Then, we also looked at some of the same results from Rally, a pioneering fractional market that was the first to trade sports collectibles. Initially known as Rally Road, the company also offers fractional investments in a wide variety of other items.
Top 5 Buyouts on Collectable (ascending order)
5) 2013 National Treasures Giannis Antetokounmpo RPA PSA 9 #’d 11/99 (78% return)
- This card was offered at a total market value of $112.5k.
- The buyout was for $200k.
4) 1980 Topps Bird, Dr. J., Magic Rookie Card PSA 10 (105% return)
- The card is one of 24 PSA Gem Mint 10s.
- It was offered at a total market value of $352k and exited at $720k.
3) 2017 Panini Flawless Green Patrick Mahomes RPA PSA 10 #’d 2/5 (117% return from IPO)
- A Gem Mint version of a card numbered to 5 makes this a unique example.
- The card was offered for $46k and approved for a buyout by shareholders at $100k.
2) 2015 Bowman Chrome Superfractor Rafael Devers AUTO BGS 9.5 1/1 (118% return from IPO)
- Devers quietly had another impressive season for the Red Sox that included a second straight appearance in the All-Star Game.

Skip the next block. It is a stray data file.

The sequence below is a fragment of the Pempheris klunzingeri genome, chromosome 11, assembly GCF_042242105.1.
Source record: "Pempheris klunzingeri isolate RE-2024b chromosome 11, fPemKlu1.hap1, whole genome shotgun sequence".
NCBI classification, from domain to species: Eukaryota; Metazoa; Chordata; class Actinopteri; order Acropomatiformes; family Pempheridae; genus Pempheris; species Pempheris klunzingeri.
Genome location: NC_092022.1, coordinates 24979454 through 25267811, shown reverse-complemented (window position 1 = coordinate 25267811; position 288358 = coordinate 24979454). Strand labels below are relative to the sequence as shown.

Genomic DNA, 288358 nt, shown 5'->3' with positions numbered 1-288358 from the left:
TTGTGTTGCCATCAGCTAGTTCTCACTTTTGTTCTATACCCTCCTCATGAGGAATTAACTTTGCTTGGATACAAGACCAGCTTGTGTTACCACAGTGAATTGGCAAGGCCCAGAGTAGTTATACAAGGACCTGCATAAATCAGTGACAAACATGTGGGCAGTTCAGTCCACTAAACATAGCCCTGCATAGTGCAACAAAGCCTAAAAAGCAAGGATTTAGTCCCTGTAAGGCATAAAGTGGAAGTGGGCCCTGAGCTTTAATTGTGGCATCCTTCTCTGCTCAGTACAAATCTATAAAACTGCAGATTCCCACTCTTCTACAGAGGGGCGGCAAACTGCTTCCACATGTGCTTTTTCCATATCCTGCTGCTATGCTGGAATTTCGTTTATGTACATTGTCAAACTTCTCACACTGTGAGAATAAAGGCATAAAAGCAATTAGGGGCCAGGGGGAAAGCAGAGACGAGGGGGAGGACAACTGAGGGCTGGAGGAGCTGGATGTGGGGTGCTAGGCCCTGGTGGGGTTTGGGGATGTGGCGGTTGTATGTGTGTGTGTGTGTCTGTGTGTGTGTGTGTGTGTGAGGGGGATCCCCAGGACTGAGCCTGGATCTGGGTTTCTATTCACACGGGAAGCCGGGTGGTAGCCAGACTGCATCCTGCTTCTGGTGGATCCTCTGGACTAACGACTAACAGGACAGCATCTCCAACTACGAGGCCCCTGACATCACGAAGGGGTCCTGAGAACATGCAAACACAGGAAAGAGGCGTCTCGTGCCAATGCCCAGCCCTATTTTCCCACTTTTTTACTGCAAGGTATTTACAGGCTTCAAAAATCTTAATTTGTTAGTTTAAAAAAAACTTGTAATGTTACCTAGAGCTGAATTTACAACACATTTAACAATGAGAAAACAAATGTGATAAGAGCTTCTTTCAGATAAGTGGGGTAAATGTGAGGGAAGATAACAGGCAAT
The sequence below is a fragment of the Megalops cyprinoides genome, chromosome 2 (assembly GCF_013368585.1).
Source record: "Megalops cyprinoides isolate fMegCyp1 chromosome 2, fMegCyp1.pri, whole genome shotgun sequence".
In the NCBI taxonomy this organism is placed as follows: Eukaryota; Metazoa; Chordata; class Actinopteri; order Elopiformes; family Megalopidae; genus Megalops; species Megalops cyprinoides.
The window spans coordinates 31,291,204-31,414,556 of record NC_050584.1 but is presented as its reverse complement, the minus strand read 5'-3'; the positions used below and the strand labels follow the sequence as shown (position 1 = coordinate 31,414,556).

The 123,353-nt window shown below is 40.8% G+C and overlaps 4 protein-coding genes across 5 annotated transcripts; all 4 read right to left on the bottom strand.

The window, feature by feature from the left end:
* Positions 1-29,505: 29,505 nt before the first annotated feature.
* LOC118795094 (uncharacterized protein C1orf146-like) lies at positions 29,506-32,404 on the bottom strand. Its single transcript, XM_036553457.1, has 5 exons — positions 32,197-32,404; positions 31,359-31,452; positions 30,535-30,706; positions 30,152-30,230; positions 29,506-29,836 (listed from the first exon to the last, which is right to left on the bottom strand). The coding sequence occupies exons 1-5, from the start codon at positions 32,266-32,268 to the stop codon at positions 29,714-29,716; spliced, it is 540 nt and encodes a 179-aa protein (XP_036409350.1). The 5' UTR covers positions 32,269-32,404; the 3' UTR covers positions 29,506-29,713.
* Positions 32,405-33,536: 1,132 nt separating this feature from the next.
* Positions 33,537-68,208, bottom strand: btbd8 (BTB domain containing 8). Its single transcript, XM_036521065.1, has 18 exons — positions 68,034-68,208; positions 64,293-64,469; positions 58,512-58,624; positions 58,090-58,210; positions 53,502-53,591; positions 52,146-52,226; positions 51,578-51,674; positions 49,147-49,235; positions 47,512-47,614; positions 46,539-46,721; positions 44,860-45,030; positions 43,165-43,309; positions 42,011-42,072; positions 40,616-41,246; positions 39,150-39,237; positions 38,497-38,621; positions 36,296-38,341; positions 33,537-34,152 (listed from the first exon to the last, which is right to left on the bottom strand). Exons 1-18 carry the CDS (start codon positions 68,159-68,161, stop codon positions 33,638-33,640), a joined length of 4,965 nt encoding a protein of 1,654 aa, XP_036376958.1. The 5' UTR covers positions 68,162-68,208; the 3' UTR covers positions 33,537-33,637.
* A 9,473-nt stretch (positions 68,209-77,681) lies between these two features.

- One collector thought highly enough of him to buy this Superfractor for $78.5k, more than twice its IPO price of $36k.
1) 1955 Topps Sandy Koufax RC PSA 8.5 (177% return from IPO)
- The highest return from a buyout on Collectable came from this Sandy Koufax card.
- As we wrote about a month ago, high grade Koufax rookie cards are difficult to find, with only about 3.7 of all of them grading an 8 or higher.
- This card was sold at a market cap of $36k and was bought out for $100k.
Top 5 assets with positive returns trading on Collectable (Descending order)
1) 2018 Panini Prizm Gold Josh Allen RC BGS 9.5 #’d 10/10 (200% return)
- This card was offered to investors at $30k in June 2021.
- Its current market value on Collectable is $90k.
- A PSA 10 version of the card sold for $228k in February 2022.